Canadian pension fund Caisse de dépôt et placement du Québec (CDPQ) is planning to divest all $3.08bn (C$3.9bn) of its oil assets by the end of 2022.
The sale, which represents about 1% of its $308bn (C$390bn) portfolio, makes it the first Canadian institutional investor to exit oil production assets.
The move is part of the firm’s new plan to fight climate change. CDPQ had exceeded its climate targets since the implementation of its first climate strategy in 2017.
Caisse has set a target of reducing carbon intensity by 60% by 2030 from the 2017 baseline and achieve a net-zero portfolio by 2050, through investments in less carbon-intense assets.
By 2025, Caisse is planning to hold $42.6bn (C$54bn) worth of green assets such as renewable power plants and invest $7.9bn (C$10bn) towards decarbonising carbon-emitting sectors.
CDPQ intends to invest in green hydrogen, batteries, electrification of transport and carbon capture in addition to increase the supply of renewable energy, sustainable transportation, and real estate, according to Reuters.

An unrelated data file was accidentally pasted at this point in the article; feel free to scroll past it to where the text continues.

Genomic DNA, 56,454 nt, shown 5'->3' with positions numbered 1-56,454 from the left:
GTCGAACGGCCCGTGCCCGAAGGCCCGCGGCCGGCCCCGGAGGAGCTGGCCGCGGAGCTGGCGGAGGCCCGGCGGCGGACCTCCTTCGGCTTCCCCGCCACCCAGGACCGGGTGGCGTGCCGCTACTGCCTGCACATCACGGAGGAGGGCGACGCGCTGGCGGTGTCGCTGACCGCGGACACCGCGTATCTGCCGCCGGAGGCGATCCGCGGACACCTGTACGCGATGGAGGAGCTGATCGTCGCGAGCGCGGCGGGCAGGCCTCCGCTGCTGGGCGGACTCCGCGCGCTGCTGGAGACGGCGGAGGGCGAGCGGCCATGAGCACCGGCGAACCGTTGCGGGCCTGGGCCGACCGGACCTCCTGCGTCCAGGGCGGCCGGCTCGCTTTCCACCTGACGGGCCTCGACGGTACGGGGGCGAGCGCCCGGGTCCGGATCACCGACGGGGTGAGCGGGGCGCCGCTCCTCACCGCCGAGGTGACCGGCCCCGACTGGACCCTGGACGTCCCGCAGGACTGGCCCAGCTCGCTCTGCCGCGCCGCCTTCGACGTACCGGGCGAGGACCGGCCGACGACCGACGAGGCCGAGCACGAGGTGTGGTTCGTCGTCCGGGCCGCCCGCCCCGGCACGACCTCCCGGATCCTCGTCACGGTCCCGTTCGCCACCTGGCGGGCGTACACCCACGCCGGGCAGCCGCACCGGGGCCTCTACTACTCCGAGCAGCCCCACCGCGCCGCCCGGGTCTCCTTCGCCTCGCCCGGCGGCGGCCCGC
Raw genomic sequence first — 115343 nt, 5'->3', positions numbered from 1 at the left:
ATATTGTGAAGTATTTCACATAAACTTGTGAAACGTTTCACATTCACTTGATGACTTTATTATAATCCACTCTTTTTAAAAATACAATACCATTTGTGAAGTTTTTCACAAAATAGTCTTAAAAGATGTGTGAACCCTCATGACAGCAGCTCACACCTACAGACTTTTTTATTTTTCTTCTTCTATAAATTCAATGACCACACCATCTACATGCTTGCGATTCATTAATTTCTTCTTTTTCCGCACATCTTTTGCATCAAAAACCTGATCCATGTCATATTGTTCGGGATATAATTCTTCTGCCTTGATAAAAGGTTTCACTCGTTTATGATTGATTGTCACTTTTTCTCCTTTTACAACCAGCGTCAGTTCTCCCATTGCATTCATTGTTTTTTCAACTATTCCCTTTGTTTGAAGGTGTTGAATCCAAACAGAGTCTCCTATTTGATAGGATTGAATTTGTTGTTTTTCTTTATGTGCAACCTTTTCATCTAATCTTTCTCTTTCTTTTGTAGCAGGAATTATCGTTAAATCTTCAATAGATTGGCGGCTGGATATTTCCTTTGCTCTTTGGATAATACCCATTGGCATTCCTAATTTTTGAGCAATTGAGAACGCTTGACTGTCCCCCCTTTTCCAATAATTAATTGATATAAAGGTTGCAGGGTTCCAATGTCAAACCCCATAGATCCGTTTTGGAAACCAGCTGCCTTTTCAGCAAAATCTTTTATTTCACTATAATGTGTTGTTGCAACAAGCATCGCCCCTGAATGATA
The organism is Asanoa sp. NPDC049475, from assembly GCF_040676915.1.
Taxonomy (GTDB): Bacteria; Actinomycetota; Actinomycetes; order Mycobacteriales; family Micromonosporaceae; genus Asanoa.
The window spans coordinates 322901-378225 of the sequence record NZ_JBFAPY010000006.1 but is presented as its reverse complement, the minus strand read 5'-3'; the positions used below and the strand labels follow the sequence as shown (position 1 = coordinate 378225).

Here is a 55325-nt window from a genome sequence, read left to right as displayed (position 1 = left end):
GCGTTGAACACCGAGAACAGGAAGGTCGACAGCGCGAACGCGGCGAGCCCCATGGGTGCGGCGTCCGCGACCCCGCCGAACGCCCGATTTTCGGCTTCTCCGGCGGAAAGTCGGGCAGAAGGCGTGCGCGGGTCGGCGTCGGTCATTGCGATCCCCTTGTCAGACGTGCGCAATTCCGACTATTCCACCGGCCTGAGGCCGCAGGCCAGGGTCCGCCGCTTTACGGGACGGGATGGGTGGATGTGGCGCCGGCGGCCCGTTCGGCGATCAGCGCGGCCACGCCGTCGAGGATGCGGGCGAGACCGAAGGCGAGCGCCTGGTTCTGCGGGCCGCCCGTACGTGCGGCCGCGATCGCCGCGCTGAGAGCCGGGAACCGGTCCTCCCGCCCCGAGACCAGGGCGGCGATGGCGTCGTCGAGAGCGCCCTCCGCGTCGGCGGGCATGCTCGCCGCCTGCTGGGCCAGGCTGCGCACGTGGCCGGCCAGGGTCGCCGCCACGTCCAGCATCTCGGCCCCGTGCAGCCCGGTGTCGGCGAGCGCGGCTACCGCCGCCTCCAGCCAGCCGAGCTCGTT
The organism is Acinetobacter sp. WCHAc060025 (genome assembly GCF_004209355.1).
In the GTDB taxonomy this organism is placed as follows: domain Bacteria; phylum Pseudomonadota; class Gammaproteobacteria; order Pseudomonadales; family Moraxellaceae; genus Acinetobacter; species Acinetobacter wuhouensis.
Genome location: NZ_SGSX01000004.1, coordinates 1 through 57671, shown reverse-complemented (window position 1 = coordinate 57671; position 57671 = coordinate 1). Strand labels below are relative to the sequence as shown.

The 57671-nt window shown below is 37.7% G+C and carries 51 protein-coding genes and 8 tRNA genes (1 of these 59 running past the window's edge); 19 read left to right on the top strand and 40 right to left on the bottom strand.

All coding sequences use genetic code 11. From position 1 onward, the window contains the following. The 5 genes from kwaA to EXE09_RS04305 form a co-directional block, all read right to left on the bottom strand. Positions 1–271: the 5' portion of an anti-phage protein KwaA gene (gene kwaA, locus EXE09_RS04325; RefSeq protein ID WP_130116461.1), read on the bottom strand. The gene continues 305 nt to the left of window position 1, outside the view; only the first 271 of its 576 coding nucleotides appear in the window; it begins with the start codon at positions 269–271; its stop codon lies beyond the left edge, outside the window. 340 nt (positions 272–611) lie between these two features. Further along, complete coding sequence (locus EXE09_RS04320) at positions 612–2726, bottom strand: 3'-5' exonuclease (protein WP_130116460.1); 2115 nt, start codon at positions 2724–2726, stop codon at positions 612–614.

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CDPQ president and CEO Charles Emond said: “The climate situation affects everyone, and we can no longer address it with the same methods used a few years ago.
“We have to make important decisions on issues such as oil production and decarbonising sectors that are essential to our economies.
“With this new strategy, we are demonstrating our leadership as an investor and enter the next stage of climate investing. We believe this is in the interests of our depositors, our portfolio companies and the communities we invest in.”
The fund said it had exceeded its climate targets, reducing the portfolio’s carbon intensity by 38% since 2017.
However, the CDPQ’s plan has been criticised by Canada’s financial institutions Shift Action for Pension Wealth and Planet Health for holding onto its existing oil and gas pipelines. These assets make about 2% of CDPQ’s portfolio.